(h) Formerly the remedy of the patentee in case his patent were infringed, was dilatory and expensive, involving the double procedure of an action at law for the damages sustained from the invasion, and a suit in equity for an injunction to restrain the illegal use of the invention, and an account of the profits already made by the infringer from such use: Coryton, p. 263. But the Patent Law Amendment Act, 1852 (15 & 16 Vict. c. 83, s. 42), and the Common Law Procedure Acts of 1852 and 1854 (15 & 16 Vict. c. 99, s. 6; 17

Patentee's remedies for infringement.




of anything relating to the premises, shall be borne by the said C. D. and E. F.

8. Nothing herein contained shall prevent the said A. B. from using the said invention in any way he shall to be precluded think proper, in any place to which the letters patent to be obtained as aforesaid shall not extend.

10. A. B. not

from using the invention in foreign coun tries.

11. A. B. not to

be a partner with C. D. and E. F.

9. Nothing herein contained shall extend to constitute a partnership between the said A. B. and the said C. D. and E. F., or either of them, or give the said A. B., his executors or administrators, any right whatever to interfere with the affairs or business of the said C. D. and E. F., or either of them, further or otherwise than by requiring from time to time proper accounts of the returns and profits derived from the use of the said invention; and if the said A. B., his executors or administrators, shall do, or attempt to do, or cause to be done, anything in the character of a co-partner or co-partners (i) of the

Community of profits constitutes partner. ship.

& 18 Vict. c. 125, s. 46), empowering the Courts of Common Law to order the inspection of documents and machinery, and an account of profits, and to grant injunctions as well as to award damages, and Sir Hugh Cairns' Act (21 & 22 Vict. c. 27), introducing trial by jury into the practice of the Court of Chancery, have greatly simplified the remedies of a patentee.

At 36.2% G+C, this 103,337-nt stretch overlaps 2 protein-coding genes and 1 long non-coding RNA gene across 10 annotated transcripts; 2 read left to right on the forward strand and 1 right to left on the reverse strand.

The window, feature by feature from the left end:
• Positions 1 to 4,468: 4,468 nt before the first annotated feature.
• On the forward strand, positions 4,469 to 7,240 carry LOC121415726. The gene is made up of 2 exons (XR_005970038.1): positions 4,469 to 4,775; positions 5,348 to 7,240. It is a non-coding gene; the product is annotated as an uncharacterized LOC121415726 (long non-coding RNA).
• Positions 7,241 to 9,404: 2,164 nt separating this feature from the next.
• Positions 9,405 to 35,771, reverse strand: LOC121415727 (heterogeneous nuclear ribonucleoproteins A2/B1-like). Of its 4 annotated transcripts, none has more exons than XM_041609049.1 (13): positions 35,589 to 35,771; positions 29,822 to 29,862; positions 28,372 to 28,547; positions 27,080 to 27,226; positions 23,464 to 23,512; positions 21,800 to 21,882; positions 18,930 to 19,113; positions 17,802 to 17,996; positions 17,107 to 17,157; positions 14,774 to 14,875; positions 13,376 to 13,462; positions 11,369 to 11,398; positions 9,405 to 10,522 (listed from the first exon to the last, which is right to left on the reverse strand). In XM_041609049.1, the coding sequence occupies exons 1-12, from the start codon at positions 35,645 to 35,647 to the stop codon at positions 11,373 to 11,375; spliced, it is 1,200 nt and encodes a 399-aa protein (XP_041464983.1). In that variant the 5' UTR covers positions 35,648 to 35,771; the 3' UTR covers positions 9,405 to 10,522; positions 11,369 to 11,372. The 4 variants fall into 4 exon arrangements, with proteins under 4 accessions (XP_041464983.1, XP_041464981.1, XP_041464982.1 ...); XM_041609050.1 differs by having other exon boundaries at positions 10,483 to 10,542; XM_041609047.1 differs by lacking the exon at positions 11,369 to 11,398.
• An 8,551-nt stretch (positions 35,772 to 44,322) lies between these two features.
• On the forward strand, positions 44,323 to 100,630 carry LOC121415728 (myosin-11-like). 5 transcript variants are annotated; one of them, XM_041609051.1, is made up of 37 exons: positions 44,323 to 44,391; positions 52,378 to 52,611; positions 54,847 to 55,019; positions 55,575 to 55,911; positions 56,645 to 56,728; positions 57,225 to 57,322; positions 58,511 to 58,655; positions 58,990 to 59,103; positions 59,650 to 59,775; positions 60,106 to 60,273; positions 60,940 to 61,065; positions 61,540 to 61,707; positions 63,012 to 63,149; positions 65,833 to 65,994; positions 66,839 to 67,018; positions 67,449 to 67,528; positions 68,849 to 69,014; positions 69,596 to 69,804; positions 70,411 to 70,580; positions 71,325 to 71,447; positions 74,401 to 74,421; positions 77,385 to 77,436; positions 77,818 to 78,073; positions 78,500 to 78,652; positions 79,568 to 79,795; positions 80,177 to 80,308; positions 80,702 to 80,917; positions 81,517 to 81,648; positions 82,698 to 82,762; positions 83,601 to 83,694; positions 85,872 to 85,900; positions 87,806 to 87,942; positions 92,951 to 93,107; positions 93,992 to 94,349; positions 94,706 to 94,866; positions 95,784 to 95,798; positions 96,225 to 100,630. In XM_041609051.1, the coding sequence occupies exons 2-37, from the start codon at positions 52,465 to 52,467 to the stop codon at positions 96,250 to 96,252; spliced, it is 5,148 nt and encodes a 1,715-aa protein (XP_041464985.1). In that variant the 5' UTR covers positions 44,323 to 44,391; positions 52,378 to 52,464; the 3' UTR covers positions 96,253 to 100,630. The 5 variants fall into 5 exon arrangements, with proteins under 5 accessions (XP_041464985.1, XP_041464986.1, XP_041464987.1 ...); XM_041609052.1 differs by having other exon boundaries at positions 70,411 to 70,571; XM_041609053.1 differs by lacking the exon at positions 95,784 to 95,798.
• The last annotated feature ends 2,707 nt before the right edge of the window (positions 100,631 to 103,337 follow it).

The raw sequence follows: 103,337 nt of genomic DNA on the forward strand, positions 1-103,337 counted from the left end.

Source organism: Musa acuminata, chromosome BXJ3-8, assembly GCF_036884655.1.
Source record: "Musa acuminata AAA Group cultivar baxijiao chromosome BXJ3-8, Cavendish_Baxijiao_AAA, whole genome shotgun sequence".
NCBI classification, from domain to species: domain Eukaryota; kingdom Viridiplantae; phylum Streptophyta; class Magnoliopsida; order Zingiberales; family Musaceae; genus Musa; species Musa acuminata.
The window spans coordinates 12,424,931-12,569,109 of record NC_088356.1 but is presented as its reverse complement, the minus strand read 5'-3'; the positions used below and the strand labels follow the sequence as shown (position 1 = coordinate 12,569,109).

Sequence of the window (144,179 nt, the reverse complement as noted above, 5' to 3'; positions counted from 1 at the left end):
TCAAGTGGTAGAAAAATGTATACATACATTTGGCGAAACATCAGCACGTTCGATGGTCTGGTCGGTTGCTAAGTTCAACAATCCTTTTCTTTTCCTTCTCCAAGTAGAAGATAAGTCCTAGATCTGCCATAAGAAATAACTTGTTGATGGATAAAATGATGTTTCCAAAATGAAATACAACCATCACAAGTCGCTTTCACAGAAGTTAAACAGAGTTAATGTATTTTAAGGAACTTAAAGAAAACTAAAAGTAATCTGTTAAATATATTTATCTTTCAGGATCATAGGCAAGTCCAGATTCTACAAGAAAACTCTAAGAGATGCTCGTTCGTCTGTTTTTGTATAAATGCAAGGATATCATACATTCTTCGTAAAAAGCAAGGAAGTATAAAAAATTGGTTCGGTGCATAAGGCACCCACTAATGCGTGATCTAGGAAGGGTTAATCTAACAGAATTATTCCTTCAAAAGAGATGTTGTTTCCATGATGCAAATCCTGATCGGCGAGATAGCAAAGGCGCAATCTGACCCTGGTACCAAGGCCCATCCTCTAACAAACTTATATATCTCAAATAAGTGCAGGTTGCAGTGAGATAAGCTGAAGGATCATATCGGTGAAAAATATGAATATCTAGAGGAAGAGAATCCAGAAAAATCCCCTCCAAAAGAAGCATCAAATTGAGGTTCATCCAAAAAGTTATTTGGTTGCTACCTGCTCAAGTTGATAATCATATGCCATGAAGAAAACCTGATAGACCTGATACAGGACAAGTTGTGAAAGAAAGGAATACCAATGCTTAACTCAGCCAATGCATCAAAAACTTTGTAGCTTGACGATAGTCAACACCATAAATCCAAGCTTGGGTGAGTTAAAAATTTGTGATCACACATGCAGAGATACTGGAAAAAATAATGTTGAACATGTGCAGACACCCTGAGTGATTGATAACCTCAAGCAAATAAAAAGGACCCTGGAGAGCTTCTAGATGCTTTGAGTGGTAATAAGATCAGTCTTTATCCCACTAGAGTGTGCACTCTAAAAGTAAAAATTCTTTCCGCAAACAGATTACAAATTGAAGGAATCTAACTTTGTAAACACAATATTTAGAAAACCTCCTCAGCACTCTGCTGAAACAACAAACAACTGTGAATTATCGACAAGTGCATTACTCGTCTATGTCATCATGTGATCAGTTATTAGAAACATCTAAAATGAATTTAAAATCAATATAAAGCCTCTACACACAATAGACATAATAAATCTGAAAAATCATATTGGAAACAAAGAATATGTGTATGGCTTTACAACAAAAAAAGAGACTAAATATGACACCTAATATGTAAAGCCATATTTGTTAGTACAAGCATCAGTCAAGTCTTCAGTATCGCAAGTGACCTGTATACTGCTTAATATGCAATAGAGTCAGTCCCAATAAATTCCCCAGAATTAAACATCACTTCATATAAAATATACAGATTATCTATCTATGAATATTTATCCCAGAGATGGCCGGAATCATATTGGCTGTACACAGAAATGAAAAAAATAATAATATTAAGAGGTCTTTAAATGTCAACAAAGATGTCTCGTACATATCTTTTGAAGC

(i) In framing agreements of the nature of that in the text, it is usually necessary to stipulate expressly, that no partnership shall be created between the parties; for the capitalists who are to work the patent seldom intend to admit the inventor into partnership with them or to allow him to interfere with the management of the business, and yet they do not choose to yield him any other remuneration than a share in the net profits to be derived from the use of the invention. But, in the absence of an express stipulation, an agreement to share the net profits of an undertaking, although one party alone is to bear the losses, constitutes a partnership in it: Lindley on Partnership, bk. i. c. i.; Ex parte Langdale, 18 Ves. 301; Gilpin v. Enderbey, 5 B. & Ald. 954; Bond v. Pittard, 3 M. & W. 357; and there may be a partnership in a patent: Lovell v. Hicks, 2 Y. & C. 472; Ridgway v. Philip, 1 C. M. & R. 415; Stocker v. Brocklebank, 3 M. & G. 250. Hence, when the inventor is to be paid by a share of the net profits, the capitalist should be protected against the interference of the patentee by express stipulation, that the agreement shall not constitute a partnership. On this point such a clause as that in

said C. D. and E. F., or either of them, or their or either of their executors or administrators, or shall interfere with their or either of their affairs or business (otherwise than as aforesaid), or with respect to the said letters patent and invention, or anything relating thereto, then and in any such case the said A. B. shall lose all right to receive any part of the profits of the said invention, and the whole of the profits to be derived from the said invention,



partners inter se may yet be liable as partners to third parties.